My first intoxicating taste of a freshly picked fig took place in the formal garden at Villa Vignamaggio, in Tuscany. Frozen in Renaissance times, the setting had a surreal beauty to it, the kind you see in period pieces—like 1993’s Much Ado About Nothing, which was filmed at Vignamaggio. The villa’s owner, a lawyer from Rome, reached up into the tree, plucked a ripe fruit, and asked, “Would you like a fig?”
Following his example, I held the stem with my fingertips and bit into the flesh of the green-skinned bulb. I had grown up on Fig Newtons, with their chalky pastry wrapped around a too-sweet gummy filling, and I had sampled figs in fancy New York restaurants, usually with a bit of goat cheese and a balsamic-vinegar reduction. But the musk-and-honey flavor that filled my mouth at Vignamaggio made my eyes roll back in my head. I knew the experience could never be replicated. I feared no fig would ever taste as good.
Then I came to Charlottesville. And on a typically steamy summer day, I sat with my sister on the back porch of her house in Fifeville, drinking cold white wine in the hot air.
“Wanna go pick some figs?” she asked.
“Where, in Italy?” I replied.
“Nope,” she said. “Right up the street.”
I took the last swig from my glass, my sister grabbed a little wire basket, and within minutes we were gently pulling soft little orbs from the branches of a sprawling tree near the corner of Fifth and West Main streets. I looked around furtively, afraid that we’d be arrested. Even though the tree stood on the property of a shuttered restaurant, the angel on my shoulder told me we were trespassing and stealing.
“It’s okay,” she said. “Just pick.”
As I have discovered since then, fig trees thrive in Fifeville. The one near Fifth and Main became a popular community resource, but the owners of Little Star removed it last year because it was crowding their outdoor dining space (bummer). Walk along Fifth, Dice, Sixth, Sixth-and-a-Half, and Seventh streets, and you will see at least a dozen fig trees, tucked up against houses, looming by sidewalks, peeking over fence tops. Out of public view, in residents’ yards, even more figs grow. In mid-July most of the fruit is green, hard, and no bigger than your thumb. But as July stretches into August, the figs swell and ripen—the green skin showing a little purple—and the Fifeville fig harvest commences.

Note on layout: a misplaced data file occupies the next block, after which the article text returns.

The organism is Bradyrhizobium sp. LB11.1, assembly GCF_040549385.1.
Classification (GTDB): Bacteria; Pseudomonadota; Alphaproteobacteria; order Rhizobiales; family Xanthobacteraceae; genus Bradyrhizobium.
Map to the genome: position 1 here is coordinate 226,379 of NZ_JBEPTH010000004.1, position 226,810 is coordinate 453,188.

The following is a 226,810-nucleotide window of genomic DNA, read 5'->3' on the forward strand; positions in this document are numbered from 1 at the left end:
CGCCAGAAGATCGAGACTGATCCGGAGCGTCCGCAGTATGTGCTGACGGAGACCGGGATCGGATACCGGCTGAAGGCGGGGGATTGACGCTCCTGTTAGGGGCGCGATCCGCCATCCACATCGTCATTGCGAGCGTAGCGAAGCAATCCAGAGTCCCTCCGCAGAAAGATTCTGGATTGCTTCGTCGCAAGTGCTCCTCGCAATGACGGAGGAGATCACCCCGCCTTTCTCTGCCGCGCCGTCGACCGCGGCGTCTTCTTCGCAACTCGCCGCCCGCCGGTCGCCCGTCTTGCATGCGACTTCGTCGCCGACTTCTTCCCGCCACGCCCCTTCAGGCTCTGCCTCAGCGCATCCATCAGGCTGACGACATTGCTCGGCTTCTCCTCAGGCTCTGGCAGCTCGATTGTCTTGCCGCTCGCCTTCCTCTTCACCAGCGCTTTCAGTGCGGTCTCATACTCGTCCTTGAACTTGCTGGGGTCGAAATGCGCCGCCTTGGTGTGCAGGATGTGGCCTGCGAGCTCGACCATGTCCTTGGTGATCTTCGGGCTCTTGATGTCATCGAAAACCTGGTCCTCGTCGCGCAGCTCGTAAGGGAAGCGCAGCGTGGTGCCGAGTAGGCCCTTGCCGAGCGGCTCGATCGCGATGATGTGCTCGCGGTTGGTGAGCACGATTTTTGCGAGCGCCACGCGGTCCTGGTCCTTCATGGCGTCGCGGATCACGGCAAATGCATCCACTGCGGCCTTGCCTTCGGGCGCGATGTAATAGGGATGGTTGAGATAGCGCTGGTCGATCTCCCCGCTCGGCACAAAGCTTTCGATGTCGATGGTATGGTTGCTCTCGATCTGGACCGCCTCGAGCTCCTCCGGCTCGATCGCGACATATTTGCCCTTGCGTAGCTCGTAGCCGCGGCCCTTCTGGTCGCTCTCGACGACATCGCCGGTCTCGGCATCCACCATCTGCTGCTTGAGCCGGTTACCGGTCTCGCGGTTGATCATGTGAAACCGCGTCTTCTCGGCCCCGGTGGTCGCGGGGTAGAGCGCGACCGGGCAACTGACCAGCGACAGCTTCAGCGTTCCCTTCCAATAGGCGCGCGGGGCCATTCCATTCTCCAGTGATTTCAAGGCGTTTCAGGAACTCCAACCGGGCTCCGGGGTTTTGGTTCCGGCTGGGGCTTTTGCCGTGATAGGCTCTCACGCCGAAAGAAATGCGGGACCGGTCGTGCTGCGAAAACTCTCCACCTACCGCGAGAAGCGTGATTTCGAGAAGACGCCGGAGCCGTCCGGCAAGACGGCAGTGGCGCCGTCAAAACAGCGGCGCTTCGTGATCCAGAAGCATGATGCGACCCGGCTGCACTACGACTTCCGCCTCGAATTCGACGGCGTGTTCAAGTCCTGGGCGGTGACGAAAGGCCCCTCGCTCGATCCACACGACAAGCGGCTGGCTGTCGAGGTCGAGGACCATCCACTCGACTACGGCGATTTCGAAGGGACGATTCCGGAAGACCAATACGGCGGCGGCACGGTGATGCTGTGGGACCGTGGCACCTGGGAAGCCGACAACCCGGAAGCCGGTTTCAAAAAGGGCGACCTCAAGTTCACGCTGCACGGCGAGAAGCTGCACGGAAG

Devin Floyd, founder and director of Charlottesville’s Center for Urban Habitats, confirms that the fruit trees thrive in certain pockets of the city, including Fifeville and Belmont, where “marginally Mediterranean” growing conditions exist. This may be because of the sparse shade and sloping terrain, which drains well. “[Fig trees] need a dry and hot microclimate to do best,” Floyd wrote in an email. “I planted one in a south-facing lawn in Belmont. Ten years later, it is still kicking.”
Floyd is quick to point out that figs are a non-native species. Many sources cite California as the birthplace of the fig industry in America, but the fruit’s history there is rocky. In 1881, thousands of cuttings of the Smyrna variety were imported to the Golden State from Turkey. However, the trees bore no fruit until 1899, when the fig wasp, shipped in from the Middle East, performed the pollination that the Smyrna requires in order to produce.
Meanwhile, in Charlottesville, figs were already growing, thanks to—you guessed it—Thomas Jefferson. Touring the south of France in 1787, he wrote, “The most delicate figs known in Europe are those growing about this place.” Two years later, he received and planted 44 cuttings from France—including the Marseilles variety, which is the most common in Fifeville and does not require pollination by a wasp to bear fruit. Through sharing with local and out-of-state friends, Jefferson became the Johnny Apple Seed of figs.
Having collected about five pounds of fruit from the Fifth Street tree, my sister and I scurried home. She pulled a disc of Pillsbury pie dough from the refrigerator and set it on a cookie sheet. She smeared the dough with several tablespoons of apricot preserves (she said she sometimes uses lemon curd, instead), cut the figs into quarters, and arranged them in concentric circles atop the jam. After crimping the edges of the dough, she baked the galette (oh, so French!), and mouth-watering aromas wafted out of the kitchen.
The experience was unexpectedly moving. My body was in Fifeville, but my mind traveled to a villa in Tuscany.
Fig trees thrive in certain pockets of the city, including Fifeville and Belmont, where “marginally Mediterranean” growing conditions exist.
Through sharing with local and out-of-state friends, Jefferson became the Johnny Apple Seed of figs.